Where is a traffic study for Nuriootpa?

Michael Andrews says changes are needed soon to avoid an accident at the top end of Gawler Street, Nuriootpa.
Michael Andrews says changes are needed soon to avoid an accident at the top end of Gawler Street, Nuriootpa.

Logic is holding back “much-needed changes” to address a Nuriootpa street which has become notorious for traffic and pedestrian near misses, a frustrated resident says.

Michael Andrews, who lives at Second Street, shared how he has been “banging on” about the congestion at the top end of the Gawler Street since April 2015 with no constructive response. 

“I saw a mother and child nearly hit the other day...missed them by two inches,” he said. Do we have to wait until someone is hit or killed before action is taken?”

Mr Andrew concerns heightened late last year following the completion of the redeveloped Co-op shopping precinct, having witnessed “plenty” of near misses with vehicles and pedestrians.

“I spoke with Stephan Knoll a couple of times about Gawler Street and he agreed that no parking should be either side of the road,” Mr Andrews said.

On May 10, 2017 the Schubert MP wrote to then Transport Minister Stephen Mullighan expressing “the community’s concerns with retail and residential development throughout the town of Nuriootpa and the effect it will bring on the traffic flows”.

Mr Knoll had requested a traffic management study be completed for Nuriootpa, noting in particular the areas around Gawler, Murray, Second and Third streets.

“This survey must also ideally look at pedestrian traffic flows and be completed by the end of the year (2017),” Mr Knoll had stated.

Last week Mr Andrews visited Mr Knoll’s office and was told nothing would be done until a full traffic management was rolled out across Nuriootpa.

The MP’s office told the Herald the study is still of “major interest” and is being looked at. “I look forward to working with council to determine how to best deal with the issues,” he said.

Mr Andrews, who vies for a position as an elected member on Barossa Council, is not the first to complain about the congested section.

Retired lawyer and Nuriootpa man Mike Regular also aired his grievances about on-street parking in to the Herald in November 2017.

“Drivers’ line of sight is blocked due to the cars parked along Gawler Street,” he had told the Herald.

As a result, representatives of The Co-op visited the off-street carpark site, and bollards were put in place to prevent customers from parking near the entry to the shopping centre.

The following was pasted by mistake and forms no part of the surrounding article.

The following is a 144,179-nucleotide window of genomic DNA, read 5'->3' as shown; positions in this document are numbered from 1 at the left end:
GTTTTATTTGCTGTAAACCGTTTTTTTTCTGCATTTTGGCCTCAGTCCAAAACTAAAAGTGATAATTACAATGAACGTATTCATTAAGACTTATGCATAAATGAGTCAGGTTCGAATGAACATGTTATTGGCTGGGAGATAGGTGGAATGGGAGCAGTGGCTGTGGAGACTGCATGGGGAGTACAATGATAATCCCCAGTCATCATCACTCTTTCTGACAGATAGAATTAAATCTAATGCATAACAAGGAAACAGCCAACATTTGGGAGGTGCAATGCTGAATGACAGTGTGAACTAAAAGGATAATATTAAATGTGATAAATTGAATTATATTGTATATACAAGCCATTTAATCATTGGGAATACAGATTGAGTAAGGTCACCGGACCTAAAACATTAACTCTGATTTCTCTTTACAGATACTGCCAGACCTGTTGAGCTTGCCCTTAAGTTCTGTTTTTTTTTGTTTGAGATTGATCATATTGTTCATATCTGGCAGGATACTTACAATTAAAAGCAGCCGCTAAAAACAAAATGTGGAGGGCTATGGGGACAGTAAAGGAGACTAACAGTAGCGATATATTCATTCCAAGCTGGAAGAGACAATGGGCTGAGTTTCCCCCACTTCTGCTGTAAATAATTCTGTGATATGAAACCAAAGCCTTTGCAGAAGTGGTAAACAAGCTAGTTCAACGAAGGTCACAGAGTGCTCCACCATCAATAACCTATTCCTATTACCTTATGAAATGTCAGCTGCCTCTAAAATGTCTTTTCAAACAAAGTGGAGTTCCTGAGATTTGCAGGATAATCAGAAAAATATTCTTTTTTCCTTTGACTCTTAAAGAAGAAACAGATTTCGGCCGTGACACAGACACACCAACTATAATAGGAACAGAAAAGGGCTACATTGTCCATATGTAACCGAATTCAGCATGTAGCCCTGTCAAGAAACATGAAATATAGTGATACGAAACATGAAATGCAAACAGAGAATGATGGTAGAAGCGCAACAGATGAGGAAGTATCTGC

In an original development application for the redeveloped Co-op site dated April 28, 2015, it was agreed “that on-street car parking opposite the Gawler Street access point shall be banned to enable through vehicles to safely pass vehicles turning right into the development”.

“Additionally, on street parking immediately to the east and west of the access shall be banned to maximise driver sight lines.”

However, a new application dated June 2017 reveals The Co-op has met all criteria for the redevelopment with the off-street parks to remain.

Mr Andrews says it only takes a row of 4WD vehicles to park together along the off-street parking for drivers and pedestrians having to inch further onto Gawler Street, in front of oncoming traffic.

He strongly suggests a long strip of yellow paint down the side of Gawler Street, to mirror the opposite side, to allow a clearer passage for motorists exiting the shopping precinct.

And while stoplights are located at the end of Gawler Street, Mr Andrews said it’s human nature for people to walk across the road from The Co-op to access retail on the other side. “A tunnel under Gawler Street would be perfect but a pedestrian island in the middle would be better than nothing in conjunction with no on road parking.”

He supports the $70,000 pedestrian project – pitched by the Co-op’s former human resources manager and voted in by the community – which received full funding through the Labor Government’s Fund My Neighbourhood grant program.

Despite receiving the most votes of any project in the region, the pedestrian crossing project went quiet.

The Herald revealed last week that the “funding is currently available” but is “still in the planning and design phase”. 

“Dates for consultation and construction cannot be advised until the preliminary planning and design works are completed,” The Department of Planning, Transport and Infrastructure continued in a statement.